What’s for dinner?
Dinner eaten at home has traditionally been the main meal of the day in Poland. At present, particularly in big cities, dinner is often supplanted by lunch eaten at a canteen or bistro near the workplace or by fast-food take-aways. Nevertheless, many families try to sit down to a common combined dinner and supper during the week and an early-afternoon dinner on weekends and holidays.
The second dinner course has traditionally been a meat dish (e.g. roast chicken, minced cutlets, steak roll-ups), a salad or home-made pickles and boiled or mashed potatoes, less frequently fish.
The fillings include meat, sauerkraut and mushrooms, pot cheese and mashed potatoes (known as “pierogi ruskie” or Ruthenian dumplings). Sweet versions are filled with in-season fruit or sweet pot cheese. To this day, those have been the stock in trade and the well-known milk bars, a communist-era gastronomic invention. Milk bars were intended to provide affordable meals for people working in big cities. They owe their name to the fact that the bulk of their menu comprised inexpensive, meatless dishes made with groats, dairy products, potatoes and inexpensive types of meat (e.g. offal). Although times have changed, milk bars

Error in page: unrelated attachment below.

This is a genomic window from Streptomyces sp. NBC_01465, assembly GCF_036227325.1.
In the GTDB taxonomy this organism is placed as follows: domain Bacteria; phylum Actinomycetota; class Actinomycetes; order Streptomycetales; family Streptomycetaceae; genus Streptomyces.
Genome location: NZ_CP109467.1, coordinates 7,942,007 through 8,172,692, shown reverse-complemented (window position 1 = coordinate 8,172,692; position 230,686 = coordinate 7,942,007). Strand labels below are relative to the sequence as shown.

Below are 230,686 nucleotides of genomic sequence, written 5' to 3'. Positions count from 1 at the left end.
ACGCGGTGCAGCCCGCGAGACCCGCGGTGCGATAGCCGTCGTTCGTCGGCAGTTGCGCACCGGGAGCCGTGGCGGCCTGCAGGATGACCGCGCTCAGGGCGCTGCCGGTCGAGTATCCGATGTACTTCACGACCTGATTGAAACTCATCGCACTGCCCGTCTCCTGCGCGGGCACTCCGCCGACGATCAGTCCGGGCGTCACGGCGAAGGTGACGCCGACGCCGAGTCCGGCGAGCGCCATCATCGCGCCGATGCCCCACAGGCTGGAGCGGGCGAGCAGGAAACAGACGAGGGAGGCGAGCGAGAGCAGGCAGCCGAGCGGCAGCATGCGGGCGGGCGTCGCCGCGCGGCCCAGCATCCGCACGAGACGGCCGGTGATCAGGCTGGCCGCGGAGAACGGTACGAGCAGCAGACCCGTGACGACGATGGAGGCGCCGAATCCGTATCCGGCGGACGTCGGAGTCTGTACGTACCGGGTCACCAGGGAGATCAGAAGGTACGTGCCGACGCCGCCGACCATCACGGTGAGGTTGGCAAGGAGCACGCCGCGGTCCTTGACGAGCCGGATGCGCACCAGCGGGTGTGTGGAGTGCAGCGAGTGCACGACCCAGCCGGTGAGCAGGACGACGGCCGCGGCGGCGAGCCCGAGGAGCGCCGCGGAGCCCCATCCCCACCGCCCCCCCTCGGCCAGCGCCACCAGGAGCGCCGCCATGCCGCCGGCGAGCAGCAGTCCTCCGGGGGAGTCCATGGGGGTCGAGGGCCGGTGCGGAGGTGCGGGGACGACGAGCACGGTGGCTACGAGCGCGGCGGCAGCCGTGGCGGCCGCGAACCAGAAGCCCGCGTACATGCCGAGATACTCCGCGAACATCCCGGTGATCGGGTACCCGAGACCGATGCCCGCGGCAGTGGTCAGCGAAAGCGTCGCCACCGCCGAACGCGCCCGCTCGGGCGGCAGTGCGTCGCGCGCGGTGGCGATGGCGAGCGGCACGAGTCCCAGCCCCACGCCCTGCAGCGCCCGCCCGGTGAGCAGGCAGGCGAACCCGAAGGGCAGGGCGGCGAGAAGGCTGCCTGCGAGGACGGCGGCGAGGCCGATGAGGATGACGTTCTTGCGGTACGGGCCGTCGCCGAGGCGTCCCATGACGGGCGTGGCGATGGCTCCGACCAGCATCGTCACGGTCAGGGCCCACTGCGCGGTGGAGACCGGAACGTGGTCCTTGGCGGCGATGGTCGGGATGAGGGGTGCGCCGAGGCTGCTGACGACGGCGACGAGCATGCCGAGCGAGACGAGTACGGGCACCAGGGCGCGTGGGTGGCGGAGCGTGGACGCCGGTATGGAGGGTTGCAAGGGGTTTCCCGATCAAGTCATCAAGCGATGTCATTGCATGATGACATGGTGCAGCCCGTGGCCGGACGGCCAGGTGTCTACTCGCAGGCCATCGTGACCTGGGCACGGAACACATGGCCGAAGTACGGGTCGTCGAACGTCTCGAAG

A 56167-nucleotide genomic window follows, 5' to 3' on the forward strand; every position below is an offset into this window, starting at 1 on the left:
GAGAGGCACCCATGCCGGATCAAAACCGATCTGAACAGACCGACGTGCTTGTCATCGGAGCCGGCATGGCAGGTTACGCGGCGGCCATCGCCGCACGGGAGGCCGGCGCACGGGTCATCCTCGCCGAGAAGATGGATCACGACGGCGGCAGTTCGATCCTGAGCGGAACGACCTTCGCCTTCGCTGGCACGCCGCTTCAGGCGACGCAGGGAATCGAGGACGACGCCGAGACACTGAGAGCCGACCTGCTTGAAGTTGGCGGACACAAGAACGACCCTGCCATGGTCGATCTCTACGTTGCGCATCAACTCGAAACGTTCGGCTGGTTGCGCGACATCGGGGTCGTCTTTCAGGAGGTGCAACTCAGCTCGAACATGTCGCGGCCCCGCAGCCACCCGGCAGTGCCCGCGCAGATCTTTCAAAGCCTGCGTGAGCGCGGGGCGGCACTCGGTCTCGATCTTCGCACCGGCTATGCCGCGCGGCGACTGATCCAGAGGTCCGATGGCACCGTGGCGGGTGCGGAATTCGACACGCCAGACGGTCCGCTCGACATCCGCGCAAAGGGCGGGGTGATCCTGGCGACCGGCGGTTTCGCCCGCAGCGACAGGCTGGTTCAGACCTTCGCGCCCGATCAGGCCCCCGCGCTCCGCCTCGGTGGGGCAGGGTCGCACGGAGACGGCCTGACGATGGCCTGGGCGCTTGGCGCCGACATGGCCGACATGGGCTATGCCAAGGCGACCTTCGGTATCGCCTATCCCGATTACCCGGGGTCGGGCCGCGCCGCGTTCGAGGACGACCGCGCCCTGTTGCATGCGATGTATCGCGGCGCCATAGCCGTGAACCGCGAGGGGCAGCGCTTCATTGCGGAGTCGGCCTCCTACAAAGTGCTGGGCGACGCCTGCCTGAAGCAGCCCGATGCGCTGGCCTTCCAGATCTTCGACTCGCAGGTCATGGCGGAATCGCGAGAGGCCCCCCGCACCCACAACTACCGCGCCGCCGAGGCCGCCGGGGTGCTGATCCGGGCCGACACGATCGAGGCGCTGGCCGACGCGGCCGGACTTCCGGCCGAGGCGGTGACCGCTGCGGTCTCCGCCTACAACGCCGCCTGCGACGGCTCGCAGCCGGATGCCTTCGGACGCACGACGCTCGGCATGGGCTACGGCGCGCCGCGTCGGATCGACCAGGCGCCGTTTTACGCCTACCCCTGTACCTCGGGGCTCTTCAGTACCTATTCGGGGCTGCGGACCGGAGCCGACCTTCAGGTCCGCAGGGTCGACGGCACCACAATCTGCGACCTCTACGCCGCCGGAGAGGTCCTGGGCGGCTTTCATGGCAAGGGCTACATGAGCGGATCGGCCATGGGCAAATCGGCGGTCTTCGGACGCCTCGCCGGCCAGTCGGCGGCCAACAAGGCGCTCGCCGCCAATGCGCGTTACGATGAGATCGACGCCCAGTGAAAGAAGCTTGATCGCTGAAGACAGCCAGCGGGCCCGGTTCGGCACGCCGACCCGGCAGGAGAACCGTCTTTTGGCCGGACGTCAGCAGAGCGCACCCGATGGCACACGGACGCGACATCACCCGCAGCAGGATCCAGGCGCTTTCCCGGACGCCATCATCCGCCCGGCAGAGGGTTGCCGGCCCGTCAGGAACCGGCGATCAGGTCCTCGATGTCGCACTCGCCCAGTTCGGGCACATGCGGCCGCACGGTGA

And these eateries continue to be popular amongst people of different age groups and in various walks of life, from businessmen and students as well as OAPs and families with children to tourists wishing to learn about Warsaw’s culinary scene.